Easing Your Labor & Delivery: 1 Simple Thing That's Worth Trying

raspberry leafPregnant ladies, are you hitting the raspberry leaf tea? Or are you wondering what all the fuss is about? You may have heard vague claims that it's supposed to be helpful, somehow, to the whole baby-making process. But what exactly is it supposed to do? How much do you take, when? And is it even safe? A lot of this depends on who you trust: Your herbalist or your traditional OB/GYN. But we can at least spell out the basics, what raspberry leaf is believed to do, and what studies have shown it can do.

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First of all, raspberry leaf is believed to strengthen the pelvic and uterine muscles, which in turn support a healthy pregnancy and delivery. Those muscles are supposed to work more effectively with the supplement. Some people believe it can shorten delivery and make it less painful. As an antioxidant, raspberry leaf may also provide expecting moms with added nutrients. Women take it in capsule or dried leaf tea form, usually in the last months of pregnancy (though some will take it throughout).

Okay, so that's how it's supposed to work. Is it really effective?

WebMD says raspberry leaves during pregnancy may help relax blood vessels and cause muscles to contract or relax, "depending on the dose and the muscle involved." They deem it "possibly" safe but recommend taking only under the direction of your doctor. They also point out that the herb mimics the hormone estrogen, which could possibly harm the pregnancy.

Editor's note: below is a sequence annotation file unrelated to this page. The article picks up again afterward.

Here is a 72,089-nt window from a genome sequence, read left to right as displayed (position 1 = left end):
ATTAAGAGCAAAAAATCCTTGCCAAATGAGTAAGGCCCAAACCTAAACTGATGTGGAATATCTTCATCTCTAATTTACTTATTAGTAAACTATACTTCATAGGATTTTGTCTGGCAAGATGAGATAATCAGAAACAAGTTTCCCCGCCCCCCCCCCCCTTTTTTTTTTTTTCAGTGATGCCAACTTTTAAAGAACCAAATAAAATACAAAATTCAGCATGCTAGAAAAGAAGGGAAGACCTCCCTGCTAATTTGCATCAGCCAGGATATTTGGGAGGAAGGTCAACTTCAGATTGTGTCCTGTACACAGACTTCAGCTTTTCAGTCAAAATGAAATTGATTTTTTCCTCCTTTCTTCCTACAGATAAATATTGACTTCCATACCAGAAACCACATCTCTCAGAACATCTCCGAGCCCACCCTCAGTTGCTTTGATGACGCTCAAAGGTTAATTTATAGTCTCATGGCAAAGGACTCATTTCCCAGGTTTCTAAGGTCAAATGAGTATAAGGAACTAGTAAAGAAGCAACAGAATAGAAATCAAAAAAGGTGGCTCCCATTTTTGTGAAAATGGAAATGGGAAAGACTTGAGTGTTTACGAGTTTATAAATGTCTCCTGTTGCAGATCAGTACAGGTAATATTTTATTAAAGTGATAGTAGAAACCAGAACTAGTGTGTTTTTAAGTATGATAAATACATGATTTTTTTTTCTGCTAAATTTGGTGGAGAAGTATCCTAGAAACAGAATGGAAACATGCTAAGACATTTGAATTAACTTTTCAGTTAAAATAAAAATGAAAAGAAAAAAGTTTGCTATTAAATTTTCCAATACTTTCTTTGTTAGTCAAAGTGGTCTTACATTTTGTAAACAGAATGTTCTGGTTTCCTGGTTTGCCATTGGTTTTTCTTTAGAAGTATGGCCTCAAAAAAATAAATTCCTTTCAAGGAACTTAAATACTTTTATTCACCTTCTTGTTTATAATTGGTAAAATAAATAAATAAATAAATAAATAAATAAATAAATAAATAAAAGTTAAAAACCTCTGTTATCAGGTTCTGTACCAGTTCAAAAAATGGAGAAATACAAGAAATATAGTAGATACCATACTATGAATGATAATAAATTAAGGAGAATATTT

A study conducted by Australian midwives on 108 women found those who took the herb were less likely to have membranes artificially ruptured, have cesarean sections, or other labor assists. In a followup study, they found the tablet form of the herb had no adverse effects on mothers or babies. But it did not shorten the first stage of labor, either, though it did shorten the second stage by 10 minutes.

The NYU Langone Medical Center points out that while studies on animals show raspberry leaf can be a uterine stimulant and relaxant, the same effect has not yet been proven for humans. In a study of 192 pregnant women who began taking the herb at the 32nd week and continued through the onset of labor, the herb did not significantly shorten labor or reduce pain or complications. However, they, too, found moderate doses posed no harm.

Have you ever taken raspberry leaf during pregnancy? What was your experience?

 

Image via Zaqqy/Flickr

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